With increased natural gas extraction in the region, Ohio has experienced an influx of natural gas pipelines that are being proposed and built in the state. Pipelines pose inherent risk to air, land, and water resources, and public safety; however, through careful environmental review, permitting and avoidance of sensitive ecological areas, these risks can be minimized.
But in some cases, such as the Rover Pipeline, the construction of these pipelines have caused major damage to wetlands and water resources. The Rover Pipeline incurred numerous violations during its construction due stormwater violations, open burning, and spilling thousands of gallons of drilling fluids and diesel fuel onto land and into local waterways. This project serves as an example for what can go terribly wrong and why proper safeguards and oversight of pipeline projects are critically needed.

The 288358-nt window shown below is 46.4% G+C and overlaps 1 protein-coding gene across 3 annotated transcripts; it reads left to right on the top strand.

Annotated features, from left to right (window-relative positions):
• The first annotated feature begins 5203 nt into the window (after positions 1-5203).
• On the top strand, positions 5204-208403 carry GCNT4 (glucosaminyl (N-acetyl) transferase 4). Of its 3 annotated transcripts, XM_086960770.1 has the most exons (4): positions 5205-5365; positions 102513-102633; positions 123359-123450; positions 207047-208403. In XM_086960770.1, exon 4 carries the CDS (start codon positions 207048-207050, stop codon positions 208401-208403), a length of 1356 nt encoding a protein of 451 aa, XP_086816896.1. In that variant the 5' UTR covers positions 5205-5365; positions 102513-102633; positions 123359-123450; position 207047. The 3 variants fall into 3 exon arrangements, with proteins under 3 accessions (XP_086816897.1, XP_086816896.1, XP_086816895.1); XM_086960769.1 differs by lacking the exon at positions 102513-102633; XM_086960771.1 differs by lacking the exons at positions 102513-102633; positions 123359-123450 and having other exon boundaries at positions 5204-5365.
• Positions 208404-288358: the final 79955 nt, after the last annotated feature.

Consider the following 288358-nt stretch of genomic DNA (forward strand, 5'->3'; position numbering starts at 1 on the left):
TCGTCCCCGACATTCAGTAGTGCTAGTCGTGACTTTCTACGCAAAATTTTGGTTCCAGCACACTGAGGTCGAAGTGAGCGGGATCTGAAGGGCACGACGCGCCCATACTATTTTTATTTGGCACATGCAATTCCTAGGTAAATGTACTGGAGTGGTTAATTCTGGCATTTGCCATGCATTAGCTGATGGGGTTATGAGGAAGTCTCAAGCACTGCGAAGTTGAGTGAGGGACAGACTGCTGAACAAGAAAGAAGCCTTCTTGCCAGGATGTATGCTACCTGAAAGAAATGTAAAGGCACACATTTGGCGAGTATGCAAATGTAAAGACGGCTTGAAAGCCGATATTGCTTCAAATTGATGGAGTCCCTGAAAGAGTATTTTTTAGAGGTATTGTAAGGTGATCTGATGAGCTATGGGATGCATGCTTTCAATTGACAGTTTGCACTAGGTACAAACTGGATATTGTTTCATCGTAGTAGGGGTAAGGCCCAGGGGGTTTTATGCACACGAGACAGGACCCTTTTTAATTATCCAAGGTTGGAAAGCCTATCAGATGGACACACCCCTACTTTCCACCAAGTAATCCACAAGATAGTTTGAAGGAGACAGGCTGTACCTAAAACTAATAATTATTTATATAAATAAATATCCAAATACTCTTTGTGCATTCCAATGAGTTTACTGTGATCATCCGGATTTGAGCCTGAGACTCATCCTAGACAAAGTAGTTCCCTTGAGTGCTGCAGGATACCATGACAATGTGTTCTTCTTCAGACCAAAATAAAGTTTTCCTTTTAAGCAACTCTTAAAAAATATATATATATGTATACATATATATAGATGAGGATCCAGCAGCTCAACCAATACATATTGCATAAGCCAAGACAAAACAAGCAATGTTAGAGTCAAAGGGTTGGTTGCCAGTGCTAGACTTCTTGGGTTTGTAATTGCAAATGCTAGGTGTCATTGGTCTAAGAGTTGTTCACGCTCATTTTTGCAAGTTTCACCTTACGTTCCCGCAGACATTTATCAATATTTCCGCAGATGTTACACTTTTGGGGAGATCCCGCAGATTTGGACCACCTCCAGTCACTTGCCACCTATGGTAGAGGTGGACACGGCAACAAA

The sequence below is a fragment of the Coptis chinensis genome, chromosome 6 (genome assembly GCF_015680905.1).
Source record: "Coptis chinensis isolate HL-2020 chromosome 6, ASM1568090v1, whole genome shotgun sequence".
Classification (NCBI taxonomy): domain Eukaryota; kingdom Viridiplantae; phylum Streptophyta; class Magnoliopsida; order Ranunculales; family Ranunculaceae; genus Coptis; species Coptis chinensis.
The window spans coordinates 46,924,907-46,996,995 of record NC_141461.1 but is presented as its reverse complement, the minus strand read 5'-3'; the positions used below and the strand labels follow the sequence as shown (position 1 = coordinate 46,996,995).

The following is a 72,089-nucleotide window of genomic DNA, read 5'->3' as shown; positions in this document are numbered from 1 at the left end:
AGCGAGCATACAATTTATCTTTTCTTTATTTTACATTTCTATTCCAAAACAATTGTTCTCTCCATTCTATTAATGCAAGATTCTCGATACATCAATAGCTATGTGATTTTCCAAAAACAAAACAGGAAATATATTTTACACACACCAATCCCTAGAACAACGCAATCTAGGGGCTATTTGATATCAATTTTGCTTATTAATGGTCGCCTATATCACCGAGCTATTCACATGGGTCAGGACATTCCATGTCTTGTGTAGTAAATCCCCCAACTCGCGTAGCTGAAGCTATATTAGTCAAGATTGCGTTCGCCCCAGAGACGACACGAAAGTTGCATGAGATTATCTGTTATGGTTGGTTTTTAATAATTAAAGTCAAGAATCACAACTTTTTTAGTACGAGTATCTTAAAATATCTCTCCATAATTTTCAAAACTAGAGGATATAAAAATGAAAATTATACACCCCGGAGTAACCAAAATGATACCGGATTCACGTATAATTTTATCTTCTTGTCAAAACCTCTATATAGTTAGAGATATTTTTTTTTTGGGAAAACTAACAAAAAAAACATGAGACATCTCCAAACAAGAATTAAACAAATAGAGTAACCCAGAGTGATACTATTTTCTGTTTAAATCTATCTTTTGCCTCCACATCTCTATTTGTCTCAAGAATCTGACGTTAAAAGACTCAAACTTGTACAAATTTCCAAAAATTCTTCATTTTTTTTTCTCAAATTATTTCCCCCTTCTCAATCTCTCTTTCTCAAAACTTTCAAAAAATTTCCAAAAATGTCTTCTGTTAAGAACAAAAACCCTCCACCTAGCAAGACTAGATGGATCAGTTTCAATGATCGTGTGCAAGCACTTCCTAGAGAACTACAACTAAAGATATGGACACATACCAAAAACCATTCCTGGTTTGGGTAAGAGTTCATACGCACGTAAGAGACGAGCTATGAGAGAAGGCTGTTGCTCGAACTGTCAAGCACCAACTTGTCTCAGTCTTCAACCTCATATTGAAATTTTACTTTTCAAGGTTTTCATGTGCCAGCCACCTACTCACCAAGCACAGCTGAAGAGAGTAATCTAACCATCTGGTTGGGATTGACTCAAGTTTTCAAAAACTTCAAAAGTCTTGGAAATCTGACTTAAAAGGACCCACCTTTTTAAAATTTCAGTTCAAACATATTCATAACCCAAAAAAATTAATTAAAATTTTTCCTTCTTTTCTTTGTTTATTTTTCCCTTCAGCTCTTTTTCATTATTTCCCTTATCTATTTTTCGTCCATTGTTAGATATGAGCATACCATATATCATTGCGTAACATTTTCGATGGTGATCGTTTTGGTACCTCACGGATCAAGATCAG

Other pipeline projects are proposed to be built through areas of the state where industrial development doesn’t belong, such as through precious public lands and forests like the Wayne National Forest.
The OEC aims to mitigate environmental and public health impacts of pipeline construction and to optimize safety in siting decisions. We engage in direct policy advocacy on pipeline proposals when they pose risks to: